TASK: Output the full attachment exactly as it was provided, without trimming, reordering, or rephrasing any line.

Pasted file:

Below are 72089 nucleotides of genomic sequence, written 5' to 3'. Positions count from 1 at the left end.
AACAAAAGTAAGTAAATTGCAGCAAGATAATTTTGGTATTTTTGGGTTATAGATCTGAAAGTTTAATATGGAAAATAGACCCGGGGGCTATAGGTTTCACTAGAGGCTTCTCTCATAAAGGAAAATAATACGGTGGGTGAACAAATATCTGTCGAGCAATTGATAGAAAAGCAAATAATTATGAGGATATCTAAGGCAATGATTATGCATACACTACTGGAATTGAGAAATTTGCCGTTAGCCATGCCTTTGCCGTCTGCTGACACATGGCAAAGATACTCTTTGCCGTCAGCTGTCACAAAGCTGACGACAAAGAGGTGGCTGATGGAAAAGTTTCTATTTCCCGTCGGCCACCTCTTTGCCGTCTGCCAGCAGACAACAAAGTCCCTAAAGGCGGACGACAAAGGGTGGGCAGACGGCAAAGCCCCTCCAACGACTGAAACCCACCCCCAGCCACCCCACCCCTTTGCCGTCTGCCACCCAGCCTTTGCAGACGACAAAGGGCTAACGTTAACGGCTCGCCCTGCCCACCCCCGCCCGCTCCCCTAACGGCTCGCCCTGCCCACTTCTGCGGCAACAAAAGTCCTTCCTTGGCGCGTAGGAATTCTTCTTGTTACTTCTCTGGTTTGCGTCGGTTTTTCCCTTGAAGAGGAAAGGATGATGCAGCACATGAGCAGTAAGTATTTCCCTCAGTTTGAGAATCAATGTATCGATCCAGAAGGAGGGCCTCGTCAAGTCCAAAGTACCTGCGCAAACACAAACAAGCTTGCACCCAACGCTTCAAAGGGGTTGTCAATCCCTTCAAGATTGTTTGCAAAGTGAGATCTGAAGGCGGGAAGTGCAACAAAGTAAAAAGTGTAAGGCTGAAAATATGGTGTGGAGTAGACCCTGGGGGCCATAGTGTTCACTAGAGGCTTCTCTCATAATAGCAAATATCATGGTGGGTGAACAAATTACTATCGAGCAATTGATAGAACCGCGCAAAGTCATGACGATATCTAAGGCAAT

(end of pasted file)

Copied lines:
Below are 72089 nucleotides of genomic sequence, written 5' to 3'. Positions count from 1 at the left end.
AACAAAAGTAAGTAAATTGCAGCAAGATAATTTTGGTATTTTTGGGTTATAGATCTGAAAGTTTAATATGGAAAATAGACCCGGGGGCTATAGGTTTCACTAGAGGCTTCTCTCATAAAGGAAAATAATACGGTGGGTGAACAAATATCTGTCGAGCAATTGATAGAAAAGCAAATAATTATGAGGATATCTAAGGCAATGATTATGCATACACTACTGGAATTGAGAAATTTGCCGTTAGCCATGCCTTTGCCGTCTGCTGACACATGGCAAAGATACTCTTTGCCGTCAGCTGTCACAAAGCTGACGACAAAGAGGTGGCTGATGGAAAAGTTTCTATTTCCCGTCGGCCACCTCTTTGCCGTCTGCCAGCAGACAACAAAGTCCCTAAAGGCGGACGACAAAGGGTGGGCAGACGGCAAAGCCCCTCCAACGACTGAAACCCACCCCCAGCCACCCCACCCCTTTGCCGTCTGCCACCCAGCCTTTGCAGACGACAAAGGGCTAACGTTAACGGCTCGCCCTGCCCACCCCCGCCCGCTCCCCTAACGGCTCGCCCTGCCCACTTCTGCGGCAACAAAAGTCCTTCCTTGGCGCGTAGGAATTCTTCTTGTTACTTCTCTGGTTTGCGTCGGTTTTTCCCTTGAAGAGGAAAGGATGATGCAGCACATGAGCAGTAAGTATTTCCCTCAGTTTGAGAATCAATGTATCGATCCAGAAGGAGGGCCTCGTCAAGTCCAAAGTACCTGCGCAAACACAAACAAGCTTGCACCCAACGCTTCAAAGGGGTTGTCAATCCCTTCAAGATTGTTTGCAAAGTGAGATCTGAAGGCGGGAAGTGCAACAAAGTAAAAAGTGTAAGGCTGAAAATATGGTGTGGAGTAGACCCTGGGGGCCATAGTGTTCACTAGAGGCTTCTCTCATAATAGCAAATATCATGGTGGGTGAACAAATTACTATCGAGCAATTGATAGAACCGCGCAAAGTCATGACGATATCTAAGGCAAT